The sprawling campus of Holy Trinity Lutheran Church running along the south side of Interstate 44 in St. Clair is a far cry from the tiny storefront location the members started out in 50 years ago.
Today Holy Trinity includes three large buildings on over 7 acres in a highly visible location (turning on the outer road just before McDonald’s). The main building houses the sanctuary as well as office and meeting spaces.
A second multipurpose building serves as gymnasium, banquet hall and youth center. And a third building is home to the church’s daycare center for children as young as 6 weeks old.
But back in 1963 when Holy Trinity was just getting starting, members met in a small storefront at 75 N. Main St. Today the building is home to Classic Florals.
Established April 16, 1963
Holy Trinity Lutheran Church was established April 16, 1963, after a group of families living in and around St. Clair — tired of traveling to Union to attend services at St. Paul’s Lutheran Church — began a petition and gathered signatures from local residents wanting a Lutheran church in St. Clair.
It was Floyd Eggermeyer and his wife, Marilyn, who went door-to-door with their two small children gathering these signatures, said Jim Garrison, Ph.D., a longtime member who once served as the church’s Director of Christian Education and who has put together a history of Holy Trinity.
With approval to move foward, Eggermeyer formed a committee of four to five men who met with the circuit counselor, Pastor Walter Gieselman of Beaufort.
“Following this meeting, the Missouri District representative met with Pastor Lammert (of St. Paul’s in Union), Circuit Counselor and this committee to establish a mission church to serve the St. Clair area,” Garrison noted.
Holy Trinity was established with 38 adults and 10 children.
Their first church was a rented storefront with a prime location in the heart of town. A member of St. Paul’s donated folding chairs so members would have places to sit.
Others gave what they could too, including ladies who worked at an undergarment factory in St. Louis. They donated a large roll of fabric for a window covering, said Garrison.
The first pastor of Holy Trinity was Pastor A.E. Miessler, a retired minister who was living in Washington at the time. He conducted the first worship service on May 19, 1963.
Holy Trinity became an official member congregation of the Western District (later the Missouri District) in June 1964.
That fall, Holy Trinity received financial aid from the Western District Mission Board to purchase land in Parkway Village to build its own church.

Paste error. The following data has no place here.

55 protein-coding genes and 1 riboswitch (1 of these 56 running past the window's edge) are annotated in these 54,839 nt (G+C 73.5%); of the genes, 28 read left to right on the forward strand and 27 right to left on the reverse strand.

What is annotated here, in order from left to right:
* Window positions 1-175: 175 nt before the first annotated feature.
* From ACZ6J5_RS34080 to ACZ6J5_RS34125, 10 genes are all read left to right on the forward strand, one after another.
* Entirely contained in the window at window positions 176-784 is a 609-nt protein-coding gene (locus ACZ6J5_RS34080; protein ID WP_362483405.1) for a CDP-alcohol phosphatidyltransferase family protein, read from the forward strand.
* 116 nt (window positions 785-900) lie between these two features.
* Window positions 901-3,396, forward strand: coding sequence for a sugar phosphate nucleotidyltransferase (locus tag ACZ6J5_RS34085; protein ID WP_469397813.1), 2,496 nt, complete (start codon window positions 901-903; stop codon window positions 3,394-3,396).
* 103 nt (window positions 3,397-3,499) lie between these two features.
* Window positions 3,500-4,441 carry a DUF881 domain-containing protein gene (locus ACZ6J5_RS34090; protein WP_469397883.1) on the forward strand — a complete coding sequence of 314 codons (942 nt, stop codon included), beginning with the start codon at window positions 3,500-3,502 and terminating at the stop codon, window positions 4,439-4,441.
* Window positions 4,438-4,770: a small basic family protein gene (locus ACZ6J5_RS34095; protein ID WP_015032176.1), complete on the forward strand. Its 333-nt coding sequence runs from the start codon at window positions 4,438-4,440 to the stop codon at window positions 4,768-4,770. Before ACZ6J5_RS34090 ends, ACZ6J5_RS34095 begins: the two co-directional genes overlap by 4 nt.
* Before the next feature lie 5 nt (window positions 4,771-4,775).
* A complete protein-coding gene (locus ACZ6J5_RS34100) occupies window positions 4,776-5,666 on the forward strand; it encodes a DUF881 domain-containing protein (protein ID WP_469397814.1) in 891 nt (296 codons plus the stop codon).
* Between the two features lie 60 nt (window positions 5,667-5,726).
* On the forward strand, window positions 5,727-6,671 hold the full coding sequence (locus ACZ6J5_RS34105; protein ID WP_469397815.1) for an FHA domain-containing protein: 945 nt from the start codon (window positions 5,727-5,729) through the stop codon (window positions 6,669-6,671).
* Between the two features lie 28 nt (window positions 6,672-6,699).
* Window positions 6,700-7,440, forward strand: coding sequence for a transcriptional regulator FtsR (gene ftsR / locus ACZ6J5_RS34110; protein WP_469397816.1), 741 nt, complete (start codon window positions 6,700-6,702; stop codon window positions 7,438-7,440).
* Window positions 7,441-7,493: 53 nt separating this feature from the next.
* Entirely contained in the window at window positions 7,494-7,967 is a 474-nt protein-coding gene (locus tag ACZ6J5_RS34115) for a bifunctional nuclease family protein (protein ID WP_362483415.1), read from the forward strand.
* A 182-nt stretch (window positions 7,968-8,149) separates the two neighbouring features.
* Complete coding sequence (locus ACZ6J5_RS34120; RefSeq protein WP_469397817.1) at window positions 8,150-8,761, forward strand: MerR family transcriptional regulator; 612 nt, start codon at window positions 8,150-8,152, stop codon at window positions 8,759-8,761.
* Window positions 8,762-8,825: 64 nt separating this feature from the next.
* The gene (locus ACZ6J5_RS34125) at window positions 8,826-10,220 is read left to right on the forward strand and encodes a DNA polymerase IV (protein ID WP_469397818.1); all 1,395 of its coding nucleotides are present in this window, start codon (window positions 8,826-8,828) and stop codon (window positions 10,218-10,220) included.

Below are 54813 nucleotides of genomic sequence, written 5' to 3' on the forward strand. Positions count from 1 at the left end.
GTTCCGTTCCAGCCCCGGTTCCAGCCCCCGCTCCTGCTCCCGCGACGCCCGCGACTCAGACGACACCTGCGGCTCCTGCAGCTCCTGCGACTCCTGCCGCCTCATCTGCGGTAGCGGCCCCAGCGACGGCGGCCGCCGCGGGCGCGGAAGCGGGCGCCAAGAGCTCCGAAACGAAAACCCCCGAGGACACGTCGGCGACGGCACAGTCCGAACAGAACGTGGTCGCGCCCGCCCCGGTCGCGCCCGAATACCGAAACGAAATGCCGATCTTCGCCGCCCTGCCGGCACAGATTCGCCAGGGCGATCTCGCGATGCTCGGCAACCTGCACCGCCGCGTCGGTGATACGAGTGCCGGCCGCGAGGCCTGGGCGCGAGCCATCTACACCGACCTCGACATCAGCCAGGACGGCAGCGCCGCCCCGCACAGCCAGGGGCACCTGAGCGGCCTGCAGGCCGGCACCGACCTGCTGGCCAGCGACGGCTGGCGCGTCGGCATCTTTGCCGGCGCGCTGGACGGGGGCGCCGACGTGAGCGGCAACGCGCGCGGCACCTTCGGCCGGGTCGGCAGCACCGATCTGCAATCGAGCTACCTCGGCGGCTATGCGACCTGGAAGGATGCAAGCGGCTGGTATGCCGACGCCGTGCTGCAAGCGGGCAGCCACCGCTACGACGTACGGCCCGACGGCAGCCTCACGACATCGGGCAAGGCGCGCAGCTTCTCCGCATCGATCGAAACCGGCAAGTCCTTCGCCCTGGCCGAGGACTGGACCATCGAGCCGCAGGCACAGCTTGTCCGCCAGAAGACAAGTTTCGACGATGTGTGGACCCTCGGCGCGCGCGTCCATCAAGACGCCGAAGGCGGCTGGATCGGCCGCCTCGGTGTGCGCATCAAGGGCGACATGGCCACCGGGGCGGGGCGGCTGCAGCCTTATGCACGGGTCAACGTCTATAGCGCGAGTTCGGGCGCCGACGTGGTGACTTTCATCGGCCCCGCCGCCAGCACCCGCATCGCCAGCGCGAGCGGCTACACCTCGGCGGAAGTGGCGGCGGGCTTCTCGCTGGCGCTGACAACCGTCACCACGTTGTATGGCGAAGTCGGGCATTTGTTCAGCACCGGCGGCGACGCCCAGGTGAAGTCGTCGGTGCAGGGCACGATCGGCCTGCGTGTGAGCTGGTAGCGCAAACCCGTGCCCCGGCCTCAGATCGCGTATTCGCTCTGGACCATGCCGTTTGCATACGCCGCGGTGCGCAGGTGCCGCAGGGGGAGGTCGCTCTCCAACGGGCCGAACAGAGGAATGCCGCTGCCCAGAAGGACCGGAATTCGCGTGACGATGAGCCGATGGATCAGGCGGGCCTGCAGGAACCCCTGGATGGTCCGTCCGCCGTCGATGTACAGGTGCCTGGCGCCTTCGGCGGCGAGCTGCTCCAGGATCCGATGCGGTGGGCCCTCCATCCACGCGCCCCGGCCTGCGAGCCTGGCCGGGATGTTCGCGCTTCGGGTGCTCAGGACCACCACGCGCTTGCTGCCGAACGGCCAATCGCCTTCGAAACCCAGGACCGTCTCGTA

A groundbreaking ceremony was held Feb. 27, 1966, and a cornerstone ceremony was held July 31 that year.
But before Holy Trinity could complete its new church, members were forced to evacuate their existing location because the building had been sold, Garrison noted. In early 1966 Holy Trinity was temporarily relocated to the International Order of Odd Fellows Building on Hibbard Street, today home to St. Clair Historical Society.
By Dec. 4, 1966, however, Pastor Miessler led the congregation through the doors of the new church in a formal dedication ceremony, said Garrison.
After less than one year at the new church, Pastor Miessler preached his farewell sermon on Aug. 27, 1967. Interim services were provided by Earl Feddersen, a fourth-year student at Concordia Seminary in St. Louis, under the supervision of Circuit Counselor Pastor Henry H. Schaefer.
“Earl Feddersen had camped on the Meramec River with his family near St. Clair and had attended this new church,” Garrison noted.
In January 1968, Holy Trinity called for a full-time pastor from that year’s graduating class and put in a specific request for Feddersen to be given the assignment.
“This had never been done before and was quite unusual,” said Garrison.
The request was granted, and Pastor Earl P. Feddersen, who graduated on May 19, 1968; was ordained on May 26; and confirmed his first class on June 2. He was installed formally as Holy Trinity’s first full-time pastor on June 9, 1968.
Holy Trinity added an educational facility for Sunday school along with a fellowship hall in the early 1970s by renovating an old barn on the property. The renovation process took three years.
But as Holy Trinity continued to grow, members soon outgrew the space. A classroom trailer was purchased to ease the crunch, Garrison noted.
Growth affected worship services too. Two services were held on Sunday mornings, but for special services on holidays, the church was filled to capacity.
The church’s planning committee could see that the “standing room only” conditions would force the need to expand, so a building committee was organized with Garrison as chairman.
“At first the building committee investigated enlarging the existing church,” he recalled. “It was soon discovered that an addition would cost as much as building a new church. The committee recommended that a new church be built next to the present church. This site, however, was blocked by the present church from the street.”